Yesterday's assertion by the National Party that there would be no compromise in dealings with the Liberal Party could not be taken seriously, according to Agriculture Minister Ernie Bridge.
The stark differences in philosophy on issues such as Government intervention in the market place - which had wrecked previous coalitions - were still there and would resurface immediately after the election.
Mr Bridge said National Party leader Hendy Cowan was a good strong leader for the bush with his heart in the right place, but his party's interests would be swamped by the Liberals' superior numbers and hard-line policies when decisions had to be made.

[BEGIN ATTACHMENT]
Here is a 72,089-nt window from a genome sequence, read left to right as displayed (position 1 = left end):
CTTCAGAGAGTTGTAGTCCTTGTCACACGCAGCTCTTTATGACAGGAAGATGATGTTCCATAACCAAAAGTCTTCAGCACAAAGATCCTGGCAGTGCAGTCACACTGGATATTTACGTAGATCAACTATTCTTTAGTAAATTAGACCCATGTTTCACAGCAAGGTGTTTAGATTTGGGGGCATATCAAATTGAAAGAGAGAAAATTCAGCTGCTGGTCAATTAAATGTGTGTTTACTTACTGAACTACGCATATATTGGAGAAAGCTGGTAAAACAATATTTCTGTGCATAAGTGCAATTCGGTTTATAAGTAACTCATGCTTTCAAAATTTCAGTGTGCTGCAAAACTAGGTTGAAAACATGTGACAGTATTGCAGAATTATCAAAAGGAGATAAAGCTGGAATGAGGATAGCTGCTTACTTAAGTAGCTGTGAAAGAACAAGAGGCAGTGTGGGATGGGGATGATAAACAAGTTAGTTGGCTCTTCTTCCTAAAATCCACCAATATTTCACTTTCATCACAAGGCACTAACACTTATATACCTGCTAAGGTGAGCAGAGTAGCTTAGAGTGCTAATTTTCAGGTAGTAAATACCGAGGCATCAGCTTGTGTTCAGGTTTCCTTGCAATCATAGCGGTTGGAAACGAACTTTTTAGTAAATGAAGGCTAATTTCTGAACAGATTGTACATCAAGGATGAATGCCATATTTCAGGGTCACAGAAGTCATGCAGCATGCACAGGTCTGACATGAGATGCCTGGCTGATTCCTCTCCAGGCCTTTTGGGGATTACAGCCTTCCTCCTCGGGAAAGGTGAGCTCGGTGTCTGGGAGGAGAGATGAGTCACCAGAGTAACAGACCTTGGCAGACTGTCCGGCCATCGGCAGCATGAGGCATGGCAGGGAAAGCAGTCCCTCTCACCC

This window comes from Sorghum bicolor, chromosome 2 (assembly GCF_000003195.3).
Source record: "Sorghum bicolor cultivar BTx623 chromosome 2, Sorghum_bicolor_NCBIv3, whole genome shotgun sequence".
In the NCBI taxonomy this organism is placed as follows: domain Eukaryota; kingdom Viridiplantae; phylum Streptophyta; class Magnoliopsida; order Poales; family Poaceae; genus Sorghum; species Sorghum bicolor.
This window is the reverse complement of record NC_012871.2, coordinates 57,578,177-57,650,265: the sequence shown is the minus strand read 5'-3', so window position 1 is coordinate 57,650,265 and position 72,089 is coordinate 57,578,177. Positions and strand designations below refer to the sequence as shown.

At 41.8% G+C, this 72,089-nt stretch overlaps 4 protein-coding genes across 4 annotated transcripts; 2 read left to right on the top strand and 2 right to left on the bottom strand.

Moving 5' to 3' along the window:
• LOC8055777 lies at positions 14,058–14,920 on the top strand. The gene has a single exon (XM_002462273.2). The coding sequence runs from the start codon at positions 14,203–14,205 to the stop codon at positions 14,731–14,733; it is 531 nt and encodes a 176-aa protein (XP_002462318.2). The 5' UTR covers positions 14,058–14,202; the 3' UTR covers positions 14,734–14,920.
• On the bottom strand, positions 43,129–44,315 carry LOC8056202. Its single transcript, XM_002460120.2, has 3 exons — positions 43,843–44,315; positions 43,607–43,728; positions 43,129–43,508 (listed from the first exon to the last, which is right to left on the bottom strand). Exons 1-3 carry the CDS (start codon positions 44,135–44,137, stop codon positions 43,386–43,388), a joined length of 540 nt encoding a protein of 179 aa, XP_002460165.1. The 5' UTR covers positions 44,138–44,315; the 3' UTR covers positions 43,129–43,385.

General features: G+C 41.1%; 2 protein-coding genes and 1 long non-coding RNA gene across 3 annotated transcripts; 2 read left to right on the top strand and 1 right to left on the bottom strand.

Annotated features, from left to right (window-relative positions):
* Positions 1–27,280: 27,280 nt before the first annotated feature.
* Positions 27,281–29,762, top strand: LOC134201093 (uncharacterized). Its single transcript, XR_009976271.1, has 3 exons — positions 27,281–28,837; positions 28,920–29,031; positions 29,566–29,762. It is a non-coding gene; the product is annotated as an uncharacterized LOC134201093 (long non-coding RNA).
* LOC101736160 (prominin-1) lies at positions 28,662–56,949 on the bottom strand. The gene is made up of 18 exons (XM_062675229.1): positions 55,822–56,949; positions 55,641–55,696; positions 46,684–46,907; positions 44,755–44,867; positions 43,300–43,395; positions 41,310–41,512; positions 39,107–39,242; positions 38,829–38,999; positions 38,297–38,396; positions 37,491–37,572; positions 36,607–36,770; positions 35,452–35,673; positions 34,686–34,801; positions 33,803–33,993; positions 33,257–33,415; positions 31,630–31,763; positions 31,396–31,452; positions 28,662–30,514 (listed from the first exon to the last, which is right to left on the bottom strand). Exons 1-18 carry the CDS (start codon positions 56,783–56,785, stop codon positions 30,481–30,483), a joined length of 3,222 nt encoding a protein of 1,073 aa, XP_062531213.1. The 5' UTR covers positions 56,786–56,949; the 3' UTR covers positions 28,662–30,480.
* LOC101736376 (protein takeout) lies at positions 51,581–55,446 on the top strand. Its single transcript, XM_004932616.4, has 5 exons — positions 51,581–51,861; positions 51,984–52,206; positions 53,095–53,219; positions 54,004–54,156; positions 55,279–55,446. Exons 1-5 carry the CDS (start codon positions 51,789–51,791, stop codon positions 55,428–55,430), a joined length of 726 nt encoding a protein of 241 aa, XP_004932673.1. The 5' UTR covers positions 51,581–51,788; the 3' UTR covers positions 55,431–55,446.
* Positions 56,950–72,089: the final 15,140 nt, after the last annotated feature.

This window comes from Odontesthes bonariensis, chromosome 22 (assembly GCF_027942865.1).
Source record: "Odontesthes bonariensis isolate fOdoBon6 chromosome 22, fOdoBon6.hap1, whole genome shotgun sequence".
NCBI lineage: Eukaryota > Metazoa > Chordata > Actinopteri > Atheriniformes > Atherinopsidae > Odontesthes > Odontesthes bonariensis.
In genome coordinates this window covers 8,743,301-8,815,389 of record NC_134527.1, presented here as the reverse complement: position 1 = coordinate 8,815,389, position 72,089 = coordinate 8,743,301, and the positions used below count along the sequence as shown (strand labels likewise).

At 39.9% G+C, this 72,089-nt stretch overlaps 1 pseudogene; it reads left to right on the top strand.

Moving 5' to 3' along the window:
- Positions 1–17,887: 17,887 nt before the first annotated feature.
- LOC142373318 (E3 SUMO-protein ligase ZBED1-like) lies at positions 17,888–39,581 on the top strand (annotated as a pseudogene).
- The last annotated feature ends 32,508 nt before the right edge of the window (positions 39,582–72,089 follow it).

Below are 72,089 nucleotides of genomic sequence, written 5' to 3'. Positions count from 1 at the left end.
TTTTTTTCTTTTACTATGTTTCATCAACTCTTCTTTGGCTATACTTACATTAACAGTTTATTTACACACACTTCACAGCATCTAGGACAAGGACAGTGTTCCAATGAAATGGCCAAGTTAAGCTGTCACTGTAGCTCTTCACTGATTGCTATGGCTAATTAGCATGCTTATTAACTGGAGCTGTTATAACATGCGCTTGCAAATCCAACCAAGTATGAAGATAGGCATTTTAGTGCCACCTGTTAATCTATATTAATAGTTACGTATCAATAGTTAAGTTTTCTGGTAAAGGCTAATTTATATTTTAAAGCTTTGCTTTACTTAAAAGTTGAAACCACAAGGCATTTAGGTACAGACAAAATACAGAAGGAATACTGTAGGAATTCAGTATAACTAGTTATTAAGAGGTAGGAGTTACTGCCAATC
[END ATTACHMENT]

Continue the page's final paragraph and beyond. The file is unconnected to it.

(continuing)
"On the issue of Government intervention in marketing, the facade of a Coalition will crack wide open - the Liberals oppose it and the Nationals support it," he said.
He challenged the Liberals to break their silence and say if they agreed with the Nationals that compulsory acquisition of lamb should be retained.
"Anything less than an unqualified yes from the Liberal Party means the Nationals' 'no compromise' is as thin as the coalition facade itself," he said.
"There is a string of issues where Mr Cowan has a strong commitment to Government controls and intervention, such as milk vending and potato processing, which contrast sharply with the Liberals' free enterprise, non-interventionist philosophy espoused by Mr Court.
"It might suit them for the Liberals to remain deathly silent on these issues until after the election, but voters deserve to have the 'no compromise' stance of the National Party tested well before then."